The “I-novel” to the Japanese is called shishosetsu. And although the writing I post is FAR from being a novel, they are autobiographical. Confessional Literature, if you will. And I try to keep everything grounded in truth. Exaggerations of how I react, or when I confess a feeling are somewhat common, everything in my stories are true.
Take for instance this story about Mr. M__ M__. Mr. M__ ran a tattoo parlor on the West side of the city of Missoula. I went in for a tattoo, ironically, that was to be two bleeding M’s on the inside of my right arm.
When I went into the shop – before I knew the man’s name – I could tell something was off. He was sweating profusely, even though the air conditioning was blasting Northern, Artic spit-cicles – hence, VERY cold! So cold, I was shivering. It must have been 90 degrees that June day, & I was sweating from the walk from my apartment to his shop. My shirt was soaked through with sweat. And that cold air was not helping the condition if you know what I mean. I remember worrying I would not be able to hold still long enough for him to needle the ink into my skin without flaws.
Then I saw his hands.
And I understood.
They were trembling. Trembling in a way I was VERY familiar with. After a few moments of conversation (what kind of tattoo I wanted, what I was looking to spend,) I had to say to him:
“You need a beer or something, man?”
He looked confused.
“It’s alright, man, I get it. I drank more than a six-pack before I came in here. Now, do you need a beer? We can chill for a while till you feel better.”
He looked so relieved.
I offered to buy a case for us. And that is what I did. A case of Budweiser. We sat in the back. Me on the special client’s chair, Mr. M__ began to relax on his little work stool. After about three beers, he was calmed down. So calm, in fact, & confident enough to bring out a binder full of his original illustrations. They were done with pencils. And what struck me about them was in every one of the images was an object of something “safe” or “comfortable”. For example: one of the pictures was a couch – a couch with vines sporting deadly-looking thorns. Another one, the BEST one, was of a kitten, licking its paw. But the kitten’s tail looked like a medieval weapon. Spikes grew out of the tail. And the tail was wrapped around the kitten’s body.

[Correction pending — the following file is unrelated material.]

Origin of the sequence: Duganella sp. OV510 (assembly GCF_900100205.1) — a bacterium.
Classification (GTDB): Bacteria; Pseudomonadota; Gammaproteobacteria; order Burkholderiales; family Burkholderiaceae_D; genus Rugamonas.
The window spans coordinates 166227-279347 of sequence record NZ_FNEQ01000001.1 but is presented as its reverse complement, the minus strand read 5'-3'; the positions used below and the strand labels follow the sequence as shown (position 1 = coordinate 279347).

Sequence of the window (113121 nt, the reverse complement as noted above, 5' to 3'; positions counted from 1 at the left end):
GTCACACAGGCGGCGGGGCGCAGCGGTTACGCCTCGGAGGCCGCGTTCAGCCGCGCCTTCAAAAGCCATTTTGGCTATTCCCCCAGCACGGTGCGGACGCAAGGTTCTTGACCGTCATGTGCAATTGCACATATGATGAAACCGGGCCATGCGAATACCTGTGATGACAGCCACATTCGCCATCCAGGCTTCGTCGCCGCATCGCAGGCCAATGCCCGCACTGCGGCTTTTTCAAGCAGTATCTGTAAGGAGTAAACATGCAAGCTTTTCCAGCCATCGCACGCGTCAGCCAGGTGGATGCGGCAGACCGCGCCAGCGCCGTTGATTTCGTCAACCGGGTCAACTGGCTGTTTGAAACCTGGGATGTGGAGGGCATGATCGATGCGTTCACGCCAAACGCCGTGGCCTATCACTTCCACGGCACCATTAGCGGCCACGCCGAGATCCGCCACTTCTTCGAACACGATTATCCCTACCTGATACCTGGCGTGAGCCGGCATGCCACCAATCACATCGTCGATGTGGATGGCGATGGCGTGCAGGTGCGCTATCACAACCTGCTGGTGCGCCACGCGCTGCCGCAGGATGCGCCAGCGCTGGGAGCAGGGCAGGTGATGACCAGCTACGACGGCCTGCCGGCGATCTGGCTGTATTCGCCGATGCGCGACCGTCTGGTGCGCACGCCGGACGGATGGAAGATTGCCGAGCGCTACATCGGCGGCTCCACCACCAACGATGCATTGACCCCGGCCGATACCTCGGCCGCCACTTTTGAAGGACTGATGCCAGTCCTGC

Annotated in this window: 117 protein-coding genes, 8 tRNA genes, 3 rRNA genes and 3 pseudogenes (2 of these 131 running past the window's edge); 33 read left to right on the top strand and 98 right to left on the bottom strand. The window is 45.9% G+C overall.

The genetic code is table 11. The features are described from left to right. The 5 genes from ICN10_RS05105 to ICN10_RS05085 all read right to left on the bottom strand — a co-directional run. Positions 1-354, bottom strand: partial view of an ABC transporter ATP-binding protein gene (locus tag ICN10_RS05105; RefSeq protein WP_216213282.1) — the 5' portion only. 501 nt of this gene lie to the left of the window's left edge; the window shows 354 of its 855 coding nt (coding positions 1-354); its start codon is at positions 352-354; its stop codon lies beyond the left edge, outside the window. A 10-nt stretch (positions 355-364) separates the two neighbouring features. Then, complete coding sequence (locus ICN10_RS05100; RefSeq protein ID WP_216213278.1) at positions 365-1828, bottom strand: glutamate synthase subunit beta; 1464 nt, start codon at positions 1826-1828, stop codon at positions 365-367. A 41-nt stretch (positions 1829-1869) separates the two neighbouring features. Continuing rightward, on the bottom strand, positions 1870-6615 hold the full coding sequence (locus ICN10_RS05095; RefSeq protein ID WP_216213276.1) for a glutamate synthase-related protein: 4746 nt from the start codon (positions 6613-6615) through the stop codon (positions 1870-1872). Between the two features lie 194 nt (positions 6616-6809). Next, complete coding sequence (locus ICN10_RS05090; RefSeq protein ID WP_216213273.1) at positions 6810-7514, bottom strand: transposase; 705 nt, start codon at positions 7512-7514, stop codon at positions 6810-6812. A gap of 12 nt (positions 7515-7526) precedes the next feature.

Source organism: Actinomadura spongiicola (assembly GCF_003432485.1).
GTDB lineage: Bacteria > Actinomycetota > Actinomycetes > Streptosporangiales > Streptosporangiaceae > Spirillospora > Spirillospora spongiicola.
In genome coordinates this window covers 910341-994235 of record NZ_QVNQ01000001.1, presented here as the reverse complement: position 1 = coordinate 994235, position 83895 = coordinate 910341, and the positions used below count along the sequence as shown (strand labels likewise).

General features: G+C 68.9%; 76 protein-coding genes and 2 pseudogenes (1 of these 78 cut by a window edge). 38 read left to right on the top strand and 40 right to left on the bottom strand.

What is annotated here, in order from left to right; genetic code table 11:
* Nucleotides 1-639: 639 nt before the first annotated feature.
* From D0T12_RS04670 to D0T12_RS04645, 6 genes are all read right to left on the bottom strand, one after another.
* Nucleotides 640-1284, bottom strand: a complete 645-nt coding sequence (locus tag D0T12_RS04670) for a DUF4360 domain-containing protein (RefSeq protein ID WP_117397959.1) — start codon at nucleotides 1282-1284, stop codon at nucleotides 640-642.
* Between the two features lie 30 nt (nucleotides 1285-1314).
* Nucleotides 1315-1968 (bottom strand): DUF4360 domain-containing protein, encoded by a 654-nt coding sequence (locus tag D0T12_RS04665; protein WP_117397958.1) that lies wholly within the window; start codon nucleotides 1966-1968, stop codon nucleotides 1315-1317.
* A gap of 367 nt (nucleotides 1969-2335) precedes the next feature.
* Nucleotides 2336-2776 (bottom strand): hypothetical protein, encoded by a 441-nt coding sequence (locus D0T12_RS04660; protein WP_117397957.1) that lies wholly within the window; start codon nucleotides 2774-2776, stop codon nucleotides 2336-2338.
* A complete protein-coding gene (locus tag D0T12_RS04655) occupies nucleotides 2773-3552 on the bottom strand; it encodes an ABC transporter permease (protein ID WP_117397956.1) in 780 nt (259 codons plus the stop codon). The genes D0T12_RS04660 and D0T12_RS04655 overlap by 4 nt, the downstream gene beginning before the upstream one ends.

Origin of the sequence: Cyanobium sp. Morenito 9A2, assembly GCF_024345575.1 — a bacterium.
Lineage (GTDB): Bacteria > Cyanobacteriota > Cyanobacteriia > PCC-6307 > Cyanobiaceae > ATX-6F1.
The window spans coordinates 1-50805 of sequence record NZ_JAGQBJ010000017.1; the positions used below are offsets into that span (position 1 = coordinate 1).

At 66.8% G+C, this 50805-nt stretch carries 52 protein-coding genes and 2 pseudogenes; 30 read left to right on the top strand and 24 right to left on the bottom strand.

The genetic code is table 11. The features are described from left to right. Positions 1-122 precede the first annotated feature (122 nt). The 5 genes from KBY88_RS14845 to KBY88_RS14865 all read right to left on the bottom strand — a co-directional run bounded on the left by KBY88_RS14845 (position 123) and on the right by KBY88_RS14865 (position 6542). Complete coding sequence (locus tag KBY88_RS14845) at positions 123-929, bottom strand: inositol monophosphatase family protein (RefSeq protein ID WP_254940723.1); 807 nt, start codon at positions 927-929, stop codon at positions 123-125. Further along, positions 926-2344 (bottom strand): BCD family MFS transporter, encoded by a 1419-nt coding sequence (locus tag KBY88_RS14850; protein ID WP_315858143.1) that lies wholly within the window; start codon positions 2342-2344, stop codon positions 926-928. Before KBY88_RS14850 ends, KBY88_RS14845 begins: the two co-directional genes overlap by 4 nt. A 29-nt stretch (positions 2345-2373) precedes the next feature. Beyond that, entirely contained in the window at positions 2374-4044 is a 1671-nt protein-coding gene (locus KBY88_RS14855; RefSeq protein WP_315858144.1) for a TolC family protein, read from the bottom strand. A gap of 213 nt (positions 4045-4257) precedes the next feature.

I had to ask him what he started a drawing with.
“Oh,” he said, “Which one?”
“Any of them. All of them.”
“Well, I start off with something simple. They just kind of change the more I get into it.”
Fair enough, I thought.
But I was sure a psychologist would have something to say about my new friend’s distorting safe and cute subjects into things a nightmare would like to have in its inventory.
Anyway, we got comfortably drunk. He inked the two bleeding M’s into my arm. He laughed:
“You know those are my initials?”
No. I did not know. But it made the day – not to mention the tattoo – have more meaning.
Its meaning – the tattoo’s meaning, that is – changed dramatically two weeks after I got it.
One day, walking past the shop, I saw it was closed. There was a sign on the door.
CLOSED DUE TO DEATH
What the hell?
I looked it up online. M__ M__ died in a car accident the previous night. He was drunk. Those are the only details I remember.
I do think about him & those nightmarish sketches. His initials are in my arm, for goodness sake. How could I not be reminded of him?
How can I not think about how he died. And all those nights I could have check-out the same way.